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End of the search for survivors after the capsizing of a boat in Florida | The migrant crisis


If we do not receive additional information allowing us to refine our search or direct us to other survivors, we will suspend active searches at nightfall., Miami Area Coast Guard Captain Jo-Ann Burdian said at a news conference.

The boat, which left the Bimini Islands in the Bahamas on Saturday evening, had capsized shortly after departure, and the alert had been given Tuesday morning by a commercial vessel which had picked up one of the passengers, the only known survivor to date, who had managed to cling to the hull of the overturned boat.

Unfortunately, we have arrived at the most difficult moment of this kind of operation, where we have to decide whether to stop active research, added the captain of the coast guard, which found four bodies in the last 24 hours, after a first body found earlier.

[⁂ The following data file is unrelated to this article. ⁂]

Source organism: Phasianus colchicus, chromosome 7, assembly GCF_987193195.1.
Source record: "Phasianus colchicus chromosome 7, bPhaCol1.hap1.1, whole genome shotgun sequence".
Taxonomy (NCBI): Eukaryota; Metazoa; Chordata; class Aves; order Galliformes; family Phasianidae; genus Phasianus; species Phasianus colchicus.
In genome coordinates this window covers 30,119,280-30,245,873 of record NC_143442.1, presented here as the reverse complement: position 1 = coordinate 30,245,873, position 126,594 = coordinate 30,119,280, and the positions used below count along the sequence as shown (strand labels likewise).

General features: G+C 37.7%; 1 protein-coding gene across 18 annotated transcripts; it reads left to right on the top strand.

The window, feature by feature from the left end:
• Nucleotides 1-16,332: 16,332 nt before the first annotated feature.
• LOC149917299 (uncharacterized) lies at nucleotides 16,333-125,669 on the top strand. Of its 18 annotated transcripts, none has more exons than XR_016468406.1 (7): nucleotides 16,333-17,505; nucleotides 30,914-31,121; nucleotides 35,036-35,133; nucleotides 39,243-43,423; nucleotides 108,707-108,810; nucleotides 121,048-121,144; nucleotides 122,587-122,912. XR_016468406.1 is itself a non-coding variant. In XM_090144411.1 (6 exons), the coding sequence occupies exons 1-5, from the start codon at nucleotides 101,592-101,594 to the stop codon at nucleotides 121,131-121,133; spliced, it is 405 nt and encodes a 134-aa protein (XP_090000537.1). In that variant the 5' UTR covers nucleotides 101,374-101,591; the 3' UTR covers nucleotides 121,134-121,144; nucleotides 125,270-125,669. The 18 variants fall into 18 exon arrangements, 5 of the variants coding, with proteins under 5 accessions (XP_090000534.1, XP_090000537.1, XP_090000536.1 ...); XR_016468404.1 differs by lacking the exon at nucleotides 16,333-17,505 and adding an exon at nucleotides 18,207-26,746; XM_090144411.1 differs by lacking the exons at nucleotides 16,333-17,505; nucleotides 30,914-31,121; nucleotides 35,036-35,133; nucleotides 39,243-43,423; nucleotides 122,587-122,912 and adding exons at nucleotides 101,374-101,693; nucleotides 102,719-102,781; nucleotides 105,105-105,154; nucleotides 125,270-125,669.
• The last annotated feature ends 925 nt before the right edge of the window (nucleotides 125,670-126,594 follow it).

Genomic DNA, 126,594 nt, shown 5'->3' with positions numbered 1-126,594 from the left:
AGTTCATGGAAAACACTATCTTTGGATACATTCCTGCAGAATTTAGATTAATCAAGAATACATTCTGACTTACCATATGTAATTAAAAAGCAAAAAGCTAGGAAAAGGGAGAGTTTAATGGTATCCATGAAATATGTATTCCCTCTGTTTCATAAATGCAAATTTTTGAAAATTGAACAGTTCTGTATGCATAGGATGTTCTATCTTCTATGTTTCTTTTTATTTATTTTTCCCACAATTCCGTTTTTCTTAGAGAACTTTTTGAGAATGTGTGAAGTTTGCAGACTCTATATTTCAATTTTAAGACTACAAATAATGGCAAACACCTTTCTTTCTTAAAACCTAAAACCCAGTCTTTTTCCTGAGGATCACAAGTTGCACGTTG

According to the survivor, the boat was carrying 39 other people and none of the passengers were wearing life jackets.

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The boat had capsized about 70 km east of the park in Fort Pierce Inlet, located north of Miami. It was about 200 km north of the Bimini Islands.

With every passing moment, He becomes more unlikely that anyone could have survived, Ms. Burdian had explained with seriousness on Wednesday.

The American authorities, who opened an investigation, suspect a human smuggling operation, describing a usual route for such traffic between the Bahamas and the southeastern United States.

The purpose of this investigation is to identify, arrest and prosecute any responsible or criminal group who organized, facilitated or profited from this doomed enterprise., said Anthony Salisbury, an investigator, on Thursday.

The Bahamas, an archipelago of 700 islets (including 39 inhabited) located 80 km southeast of the coast of Florida, close to Jamaica, Cuba and Haiti, are regularly used as a land of transit by migrants who seek to reach the United States, and as a starting point for a dangerous crossing by Haitians living in the archipelago.

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About 5,000 Haitian migrants work legally in the Bahamas, according to the World Organization for Migration, but between 20,000 and 50,000 reside there illegally.

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